Not All Bullies Are The Same

Ever watch the movie "Mean Girls?" The main bully, Regina was always referred to as the popular girl at school, right?

Do you recall who and how her friends behaved around her versus when they were alone with the people they tormented?

Well, they are a really good example of different types of bullies. You see, while you might think that it doesn't matter what type of bullying behaviors they exhibit, they actually do matter.


Because how they bully people can tell you a lot about how to approach their attacks and how to help them stop hurting you or others.

So, let's get started, shall we?

The first type of bully happens to be "the popular kid" (the popular bully).

Typically, the popular bully has created his/her image due to the aggressive, controlling, and manipulative methods to be perceived as dominant. Sometimes they justify their actions because they claim to be the no B.S. type of person. 

Peers tolerate this type of behavior because they have the "if you can't beat them, join them" mentality. This can also be referred to as the survival method in order to not be targetted.  

People who go along with the above-mentioned mentality can also become part of group bullies. Just like in "Mean Girls", Regina is the leader of her bully group along with her best friends Karen Smith and Gretchen Wieners. 

Here is a bit more about group bullies.

Group Bullies: these types of bullies are part of a group that has a sense of being in a unified community that looks out for their pack, but only when they’re together. They bully mostly when they’re together and behave very differently and less hurtful as individuals. Group bullies usually have a pack leader who they follow and even withstand a certain level of abuse from their leader or others in the group. They accept this because they believe that they’re getting tough love. 

These bullies usually have a sense of entitlement, they gas-light people and hurt them emotionally, mentally, and even physically.  

If you're asking yourself if your child shows signs of bullying, here are some signs to look for:

If you notice that your child is very popular (at an abnormal level) or if you notice that other kids' behaviors appear to be that of avoidance, fear, or stress due to your child's presence, then your child might be a bully.  

Other signs are: 

  • If your child is always getting in trouble at school
  • If they are associated with kids who constantly get in trouble 
  • If adults perceive your child as the black sheep of the crowd or they have told their children to not hang around your child

While these signs are more related to the “popular bully”, I want you to know that these same signs can be exhibited by other types of bullies too. 

The other types of bullies are:

The bully-victim: this is usually a victim that becomes a bully because they feel that the only way to survive is to do the same that has been done to them. They want to normalize what has happened to them in hopes that they will not feel the pain. This is most often a subconscious decision.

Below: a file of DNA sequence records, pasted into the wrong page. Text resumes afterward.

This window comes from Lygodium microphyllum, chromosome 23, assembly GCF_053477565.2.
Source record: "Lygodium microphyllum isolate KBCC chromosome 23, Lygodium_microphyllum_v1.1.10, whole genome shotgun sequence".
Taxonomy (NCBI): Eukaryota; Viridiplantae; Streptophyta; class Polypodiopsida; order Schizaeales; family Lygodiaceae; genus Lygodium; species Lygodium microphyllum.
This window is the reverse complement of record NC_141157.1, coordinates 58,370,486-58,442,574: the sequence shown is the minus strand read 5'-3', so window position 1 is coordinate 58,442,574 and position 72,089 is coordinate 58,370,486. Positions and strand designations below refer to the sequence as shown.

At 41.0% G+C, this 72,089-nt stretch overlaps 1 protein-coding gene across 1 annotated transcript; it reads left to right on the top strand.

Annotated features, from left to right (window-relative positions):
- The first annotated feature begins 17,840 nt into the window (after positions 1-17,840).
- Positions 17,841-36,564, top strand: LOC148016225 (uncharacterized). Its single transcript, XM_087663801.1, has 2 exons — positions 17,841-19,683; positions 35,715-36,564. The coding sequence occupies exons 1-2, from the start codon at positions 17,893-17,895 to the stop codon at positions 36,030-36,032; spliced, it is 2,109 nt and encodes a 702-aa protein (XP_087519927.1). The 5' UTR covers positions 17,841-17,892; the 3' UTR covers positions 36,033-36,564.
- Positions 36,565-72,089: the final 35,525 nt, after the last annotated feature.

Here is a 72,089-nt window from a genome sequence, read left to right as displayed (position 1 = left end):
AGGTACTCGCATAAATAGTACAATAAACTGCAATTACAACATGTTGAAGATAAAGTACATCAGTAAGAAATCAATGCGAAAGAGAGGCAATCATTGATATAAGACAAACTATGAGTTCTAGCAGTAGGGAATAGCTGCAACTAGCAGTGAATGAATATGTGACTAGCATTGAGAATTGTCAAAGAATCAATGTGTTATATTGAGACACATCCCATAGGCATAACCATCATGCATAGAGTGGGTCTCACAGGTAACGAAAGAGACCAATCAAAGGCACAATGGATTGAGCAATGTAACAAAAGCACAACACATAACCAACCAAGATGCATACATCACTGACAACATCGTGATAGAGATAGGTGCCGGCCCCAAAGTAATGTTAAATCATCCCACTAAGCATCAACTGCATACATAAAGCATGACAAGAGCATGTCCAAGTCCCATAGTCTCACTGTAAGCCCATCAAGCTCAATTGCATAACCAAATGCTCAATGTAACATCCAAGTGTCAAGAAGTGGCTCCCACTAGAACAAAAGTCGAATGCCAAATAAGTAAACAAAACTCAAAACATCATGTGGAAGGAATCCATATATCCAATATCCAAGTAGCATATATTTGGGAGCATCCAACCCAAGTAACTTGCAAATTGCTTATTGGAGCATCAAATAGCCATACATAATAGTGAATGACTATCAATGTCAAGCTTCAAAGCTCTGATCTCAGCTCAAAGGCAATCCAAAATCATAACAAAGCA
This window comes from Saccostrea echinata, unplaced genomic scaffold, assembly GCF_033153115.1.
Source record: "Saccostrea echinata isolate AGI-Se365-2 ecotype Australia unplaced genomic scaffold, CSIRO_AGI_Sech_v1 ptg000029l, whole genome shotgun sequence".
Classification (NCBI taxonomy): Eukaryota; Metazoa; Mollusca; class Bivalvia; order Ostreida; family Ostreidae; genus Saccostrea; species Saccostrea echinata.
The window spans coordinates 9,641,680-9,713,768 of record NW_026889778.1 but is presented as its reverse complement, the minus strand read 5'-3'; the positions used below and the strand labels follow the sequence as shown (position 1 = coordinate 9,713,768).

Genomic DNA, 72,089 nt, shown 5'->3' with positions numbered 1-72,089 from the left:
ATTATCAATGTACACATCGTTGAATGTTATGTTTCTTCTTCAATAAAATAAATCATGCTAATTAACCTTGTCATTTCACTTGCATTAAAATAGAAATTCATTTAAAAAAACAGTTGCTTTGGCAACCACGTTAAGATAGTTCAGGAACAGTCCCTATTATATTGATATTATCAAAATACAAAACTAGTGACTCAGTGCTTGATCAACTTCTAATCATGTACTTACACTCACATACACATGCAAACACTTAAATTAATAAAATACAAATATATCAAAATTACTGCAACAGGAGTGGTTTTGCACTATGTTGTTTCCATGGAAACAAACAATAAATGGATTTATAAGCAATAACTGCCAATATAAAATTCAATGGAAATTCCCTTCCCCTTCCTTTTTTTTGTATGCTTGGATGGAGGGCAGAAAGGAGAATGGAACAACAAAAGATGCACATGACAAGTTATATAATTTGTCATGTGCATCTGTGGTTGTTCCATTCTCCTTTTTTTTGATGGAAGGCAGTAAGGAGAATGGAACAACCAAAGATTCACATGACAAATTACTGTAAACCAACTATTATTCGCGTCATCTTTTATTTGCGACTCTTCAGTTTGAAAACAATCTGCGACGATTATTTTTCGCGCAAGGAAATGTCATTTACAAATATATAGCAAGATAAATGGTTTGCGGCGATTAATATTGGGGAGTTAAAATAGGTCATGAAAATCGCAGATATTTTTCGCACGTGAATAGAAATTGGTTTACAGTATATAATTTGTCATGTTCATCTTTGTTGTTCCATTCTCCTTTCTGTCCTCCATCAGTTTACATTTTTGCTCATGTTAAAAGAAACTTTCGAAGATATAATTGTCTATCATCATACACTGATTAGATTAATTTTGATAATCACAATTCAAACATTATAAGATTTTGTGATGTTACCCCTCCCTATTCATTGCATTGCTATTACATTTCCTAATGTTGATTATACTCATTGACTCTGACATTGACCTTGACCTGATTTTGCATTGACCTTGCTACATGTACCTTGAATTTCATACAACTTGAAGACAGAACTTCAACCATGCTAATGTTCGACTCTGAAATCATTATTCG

Serial Bullies: these bullies are also pretty popular and they are very calculating, controlling, and systematic. They are seen as good citizens in their communities, particularly by parents, teachers, and community leaders.

They remind their victims that speaking out will be useless because of the high positive image they hold among adults. Serial bullies usually use physical bullying in combination with other types of bullying and they will purposely be fake friends to do what they want to others or to get what they want.

Because serial bullies are usually very nice, charming, excellent with persuasion, and twist facts, it makes it harder for victims to get good results when they report them. 

Indifferent Bullies: unfortunately, these types of bullies enjoy seeing and inflicting pain on others. They behave in a cold, detached way and show little or no remorse for the pain they inflict on their victims. Indifferent bullies are the most dangerous type of all, although they are not as common. They are not persuaded to stop their actions by disciplinary actions and they often show signs of deep psychological or mental health problems. 

The relational bully: this is usually the person who is somewhat popular. They enjoy deciding who is popular and they even rate their popularity level. They exclude, isolate and ostracize those who they do not see as good enough, so they use verbal, emotional, and social bullying as their main methods of attack. They do with by using rumors, spreading gossip, spreading harsh criticism, name-calling or even getting others to stigmatize their victims with a nickname or always telling a story about them that paints their character in a negative light. 

Regardless of the type of bully a child is, the best thing to do is to let them know that they are loved and get them professional counseling. 

Need more information regarding bullying? Click the link in my bio to get your copy of my digital workbook called “Your Family’s Guide to Bullying Prevention 101” on my website.



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